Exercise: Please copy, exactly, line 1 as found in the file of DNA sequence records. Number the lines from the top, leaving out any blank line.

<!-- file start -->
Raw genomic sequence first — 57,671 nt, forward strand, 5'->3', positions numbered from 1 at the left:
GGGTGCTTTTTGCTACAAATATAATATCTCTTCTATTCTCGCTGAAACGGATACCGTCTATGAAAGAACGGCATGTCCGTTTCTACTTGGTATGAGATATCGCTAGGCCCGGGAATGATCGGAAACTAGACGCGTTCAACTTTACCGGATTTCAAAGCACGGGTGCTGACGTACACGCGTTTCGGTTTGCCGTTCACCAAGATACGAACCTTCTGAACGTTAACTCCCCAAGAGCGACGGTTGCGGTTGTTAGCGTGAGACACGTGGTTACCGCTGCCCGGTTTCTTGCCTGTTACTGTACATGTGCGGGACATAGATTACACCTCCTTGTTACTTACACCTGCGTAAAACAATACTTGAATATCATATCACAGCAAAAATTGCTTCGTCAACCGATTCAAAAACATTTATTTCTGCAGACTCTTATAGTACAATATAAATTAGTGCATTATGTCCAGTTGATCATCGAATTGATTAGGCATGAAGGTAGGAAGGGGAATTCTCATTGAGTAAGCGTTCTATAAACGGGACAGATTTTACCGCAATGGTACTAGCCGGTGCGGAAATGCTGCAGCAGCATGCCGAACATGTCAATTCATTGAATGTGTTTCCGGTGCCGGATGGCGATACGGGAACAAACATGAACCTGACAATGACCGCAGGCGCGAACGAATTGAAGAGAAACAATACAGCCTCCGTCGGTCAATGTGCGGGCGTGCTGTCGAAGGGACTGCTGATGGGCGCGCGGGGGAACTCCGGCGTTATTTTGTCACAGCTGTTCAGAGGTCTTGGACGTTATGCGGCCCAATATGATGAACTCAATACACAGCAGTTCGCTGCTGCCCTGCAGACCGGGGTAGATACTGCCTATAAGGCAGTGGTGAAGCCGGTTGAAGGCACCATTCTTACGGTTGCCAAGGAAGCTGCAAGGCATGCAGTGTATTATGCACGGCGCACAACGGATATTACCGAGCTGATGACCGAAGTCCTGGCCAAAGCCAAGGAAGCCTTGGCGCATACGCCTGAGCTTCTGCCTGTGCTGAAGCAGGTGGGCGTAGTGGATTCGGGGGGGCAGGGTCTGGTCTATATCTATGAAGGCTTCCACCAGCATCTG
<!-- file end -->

Raw genomic sequence first — 57,671 nt, forward strand, 5'->3', positions numbered from 1 at the left: